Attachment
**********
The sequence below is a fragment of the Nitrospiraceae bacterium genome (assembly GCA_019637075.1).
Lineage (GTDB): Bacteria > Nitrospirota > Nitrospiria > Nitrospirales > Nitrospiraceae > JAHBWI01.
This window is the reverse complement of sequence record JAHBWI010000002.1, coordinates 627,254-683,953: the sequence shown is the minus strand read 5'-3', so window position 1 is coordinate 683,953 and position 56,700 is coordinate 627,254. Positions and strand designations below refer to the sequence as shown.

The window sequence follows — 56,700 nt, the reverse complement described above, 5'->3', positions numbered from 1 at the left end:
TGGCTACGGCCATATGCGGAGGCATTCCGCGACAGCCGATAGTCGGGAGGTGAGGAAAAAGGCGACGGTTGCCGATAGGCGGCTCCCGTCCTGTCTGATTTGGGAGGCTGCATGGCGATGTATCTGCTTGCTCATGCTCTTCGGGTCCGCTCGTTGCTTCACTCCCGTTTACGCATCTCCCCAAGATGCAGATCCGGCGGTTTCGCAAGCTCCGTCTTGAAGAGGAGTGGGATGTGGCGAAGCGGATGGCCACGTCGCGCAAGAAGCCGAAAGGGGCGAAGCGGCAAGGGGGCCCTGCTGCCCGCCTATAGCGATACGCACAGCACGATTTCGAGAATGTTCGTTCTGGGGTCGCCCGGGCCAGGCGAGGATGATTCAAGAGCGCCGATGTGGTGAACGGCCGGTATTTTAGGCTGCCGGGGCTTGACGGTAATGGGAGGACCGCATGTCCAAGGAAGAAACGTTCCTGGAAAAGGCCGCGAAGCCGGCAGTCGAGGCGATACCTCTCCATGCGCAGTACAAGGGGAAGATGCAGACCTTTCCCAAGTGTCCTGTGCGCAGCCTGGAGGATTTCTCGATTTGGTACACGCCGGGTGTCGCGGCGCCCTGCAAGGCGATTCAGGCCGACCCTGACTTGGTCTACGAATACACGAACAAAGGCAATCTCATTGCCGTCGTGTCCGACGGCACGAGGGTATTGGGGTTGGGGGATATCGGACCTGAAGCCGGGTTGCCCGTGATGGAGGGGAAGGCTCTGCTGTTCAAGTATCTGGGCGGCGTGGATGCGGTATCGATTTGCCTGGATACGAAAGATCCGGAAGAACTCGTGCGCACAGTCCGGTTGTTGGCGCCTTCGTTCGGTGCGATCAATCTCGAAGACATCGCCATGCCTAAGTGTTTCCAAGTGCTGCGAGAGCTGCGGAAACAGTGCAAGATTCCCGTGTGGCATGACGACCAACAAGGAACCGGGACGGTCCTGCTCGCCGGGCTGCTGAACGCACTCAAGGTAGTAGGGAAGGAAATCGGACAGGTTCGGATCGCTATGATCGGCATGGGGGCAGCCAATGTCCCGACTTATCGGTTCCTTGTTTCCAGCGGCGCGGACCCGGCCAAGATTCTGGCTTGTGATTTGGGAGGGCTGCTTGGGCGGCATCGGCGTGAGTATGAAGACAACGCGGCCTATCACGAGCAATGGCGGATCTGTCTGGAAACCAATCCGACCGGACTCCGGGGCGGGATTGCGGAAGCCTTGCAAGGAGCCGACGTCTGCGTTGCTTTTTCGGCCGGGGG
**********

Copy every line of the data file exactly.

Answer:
The sequence below is a fragment of the Nitrospiraceae bacterium genome (assembly GCA_019637075.1).
Lineage (GTDB): Bacteria > Nitrospirota > Nitrospiria > Nitrospirales > Nitrospiraceae > JAHBWI01.
This window is the reverse complement of sequence record JAHBWI010000002.1, coordinates 627,254-683,953: the sequence shown is the minus strand read 5'-3', so window position 1 is coordinate 683,953 and position 56,700 is coordinate 627,254. Positions and strand designations below refer to the sequence as shown.

The window sequence follows — 56,700 nt, the reverse complement described above, 5'->3', positions numbered from 1 at the left end:
TGGCTACGGCCATATGCGGAGGCATTCCGCGACAGCCGATAGTCGGGAGGTGAGGAAAAAGGCGACGGTTGCCGATAGGCGGCTCCCGTCCTGTCTGATTTGGGAGGCTGCATGGCGATGTATCTGCTTGCTCATGCTCTTCGGGTCCGCTCGTTGCTTCACTCCCGTTTACGCATCTCCCCAAGATGCAGATCCGGCGGTTTCGCAAGCTCCGTCTTGAAGAGGAGTGGGATGTGGCGAAGCGGATGGCCACGTCGCGCAAGAAGCCGAAAGGGGCGAAGCGGCAAGGGGGCCCTGCTGCCCGCCTATAGCGATACGCACAGCACGATTTCGAGAATGTTCGTTCTGGGGTCGCCCGGGCCAGGCGAGGATGATTCAAGAGCGCCGATGTGGTGAACGGCCGGTATTTTAGGCTGCCGGGGCTTGACGGTAATGGGAGGACCGCATGTCCAAGGAAGAAACGTTCCTGGAAAAGGCCGCGAAGCCGGCAGTCGAGGCGATACCTCTCCATGCGCAGTACAAGGGGAAGATGCAGACCTTTCCCAAGTGTCCTGTGCGCAGCCTGGAGGATTTCTCGATTTGGTACACGCCGGGTGTCGCGGCGCCCTGCAAGGCGATTCAGGCCGACCCTGACTTGGTCTACGAATACACGAACAAAGGCAATCTCATTGCCGTCGTGTCCGACGGCACGAGGGTATTGGGGTTGGGGGATATCGGACCTGAAGCCGGGTTGCCCGTGATGGAGGGGAAGGCTCTGCTGTTCAAGTATCTGGGCGGCGTGGATGCGGTATCGATTTGCCTGGATACGAAAGATCCGGAAGAACTCGTGCGCACAGTCCGGTTGTTGGCGCCTTCGTTCGGTGCGATCAATCTCGAAGACATCGCCATGCCTAAGTGTTTCCAAGTGCTGCGAGAGCTGCGGAAACAGTGCAAGATTCCCGTGTGGCATGACGACCAACAAGGAACCGGGACGGTCCTGCTCGCCGGGCTGCTGAACGCACTCAAGGTAGTAGGGAAGGAAATCGGACAGGTTCGGATCGCTATGATCGGCATGGGGGCAGCCAATGTCCCGACTTATCGGTTCCTTGTTTCCAGCGGCGCGGACCCGGCCAAGATTCTGGCTTGTGATTTGGGAGGGCTGCTTGGGCGGCATCGGCGTGAGTATGAAGACAACGCGGCCTATCACGAGCAATGGCGGATCTGTCTGGAAACCAATCCGACCGGACTCCGGGGCGGGATTGCGGAAGCCTTGCAAGGAGCCGACGTCTGCGTTGCTTTTTCGGCCGGGGG